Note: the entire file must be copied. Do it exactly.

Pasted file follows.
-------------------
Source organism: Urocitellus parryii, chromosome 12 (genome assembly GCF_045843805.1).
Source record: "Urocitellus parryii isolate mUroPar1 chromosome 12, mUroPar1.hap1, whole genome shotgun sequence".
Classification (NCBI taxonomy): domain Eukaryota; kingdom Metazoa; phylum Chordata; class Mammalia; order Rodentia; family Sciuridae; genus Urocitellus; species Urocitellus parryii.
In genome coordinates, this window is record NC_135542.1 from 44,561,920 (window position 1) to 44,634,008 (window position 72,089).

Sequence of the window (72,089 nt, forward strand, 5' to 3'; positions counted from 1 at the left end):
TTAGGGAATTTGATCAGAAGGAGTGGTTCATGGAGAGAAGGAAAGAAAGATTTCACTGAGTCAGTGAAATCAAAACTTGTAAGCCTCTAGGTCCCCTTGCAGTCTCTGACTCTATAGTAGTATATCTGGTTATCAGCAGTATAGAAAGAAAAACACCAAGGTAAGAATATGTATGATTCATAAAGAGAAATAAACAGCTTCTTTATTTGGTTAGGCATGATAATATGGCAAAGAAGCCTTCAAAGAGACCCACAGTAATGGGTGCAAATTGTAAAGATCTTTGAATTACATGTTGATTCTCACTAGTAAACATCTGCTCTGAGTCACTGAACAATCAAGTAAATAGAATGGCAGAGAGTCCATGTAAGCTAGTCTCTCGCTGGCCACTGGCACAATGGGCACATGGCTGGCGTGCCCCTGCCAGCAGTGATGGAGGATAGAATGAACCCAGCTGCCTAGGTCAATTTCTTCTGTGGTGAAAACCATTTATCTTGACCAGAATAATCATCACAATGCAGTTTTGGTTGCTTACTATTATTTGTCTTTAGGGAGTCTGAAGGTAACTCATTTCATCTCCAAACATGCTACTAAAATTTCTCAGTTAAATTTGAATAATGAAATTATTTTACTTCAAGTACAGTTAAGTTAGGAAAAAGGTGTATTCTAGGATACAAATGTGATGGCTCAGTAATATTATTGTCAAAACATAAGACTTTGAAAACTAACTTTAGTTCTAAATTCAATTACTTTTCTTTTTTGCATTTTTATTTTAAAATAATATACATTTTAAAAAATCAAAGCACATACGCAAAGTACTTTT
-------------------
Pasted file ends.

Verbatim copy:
Source organism: Urocitellus parryii, chromosome 12 (genome assembly GCF_045843805.1).
Source record: "Urocitellus parryii isolate mUroPar1 chromosome 12, mUroPar1.hap1, whole genome shotgun sequence".
Classification (NCBI taxonomy): domain Eukaryota; kingdom Metazoa; phylum Chordata; class Mammalia; order Rodentia; family Sciuridae; genus Urocitellus; species Urocitellus parryii.
In genome coordinates, this window is record NC_135542.1 from 44,561,920 (window position 1) to 44,634,008 (window position 72,089).

Sequence of the window (72,089 nt, forward strand, 5' to 3'; positions counted from 1 at the left end):
TTAGGGAATTTGATCAGAAGGAGTGGTTCATGGAGAGAAGGAAAGAAAGATTTCACTGAGTCAGTGAAATCAAAACTTGTAAGCCTCTAGGTCCCCTTGCAGTCTCTGACTCTATAGTAGTATATCTGGTTATCAGCAGTATAGAAAGAAAAACACCAAGGTAAGAATATGTATGATTCATAAAGAGAAATAAACAGCTTCTTTATTTGGTTAGGCATGATAATATGGCAAAGAAGCCTTCAAAGAGACCCACAGTAATGGGTGCAAATTGTAAAGATCTTTGAATTACATGTTGATTCTCACTAGTAAACATCTGCTCTGAGTCACTGAACAATCAAGTAAATAGAATGGCAGAGAGTCCATGTAAGCTAGTCTCTCGCTGGCCACTGGCACAATGGGCACATGGCTGGCGTGCCCCTGCCAGCAGTGATGGAGGATAGAATGAACCCAGCTGCCTAGGTCAATTTCTTCTGTGGTGAAAACCATTTATCTTGACCAGAATAATCATCACAATGCAGTTTTGGTTGCTTACTATTATTTGTCTTTAGGGAGTCTGAAGGTAACTCATTTCATCTCCAAACATGCTACTAAAATTTCTCAGTTAAATTTGAATAATGAAATTATTTTACTTCAAGTACAGTTAAGTTAGGAAAAAGGTGTATTCTAGGATACAAATGTGATGGCTCAGTAATATTATTGTCAAAACATAAGACTTTGAAAACTAACTTTAGTTCTAAATTCAATTACTTTTCTTTTTTGCATTTTTATTTTAAAATAATATACATTTTAAAAAATCAAAGCACATACGCAAAGTACTTTT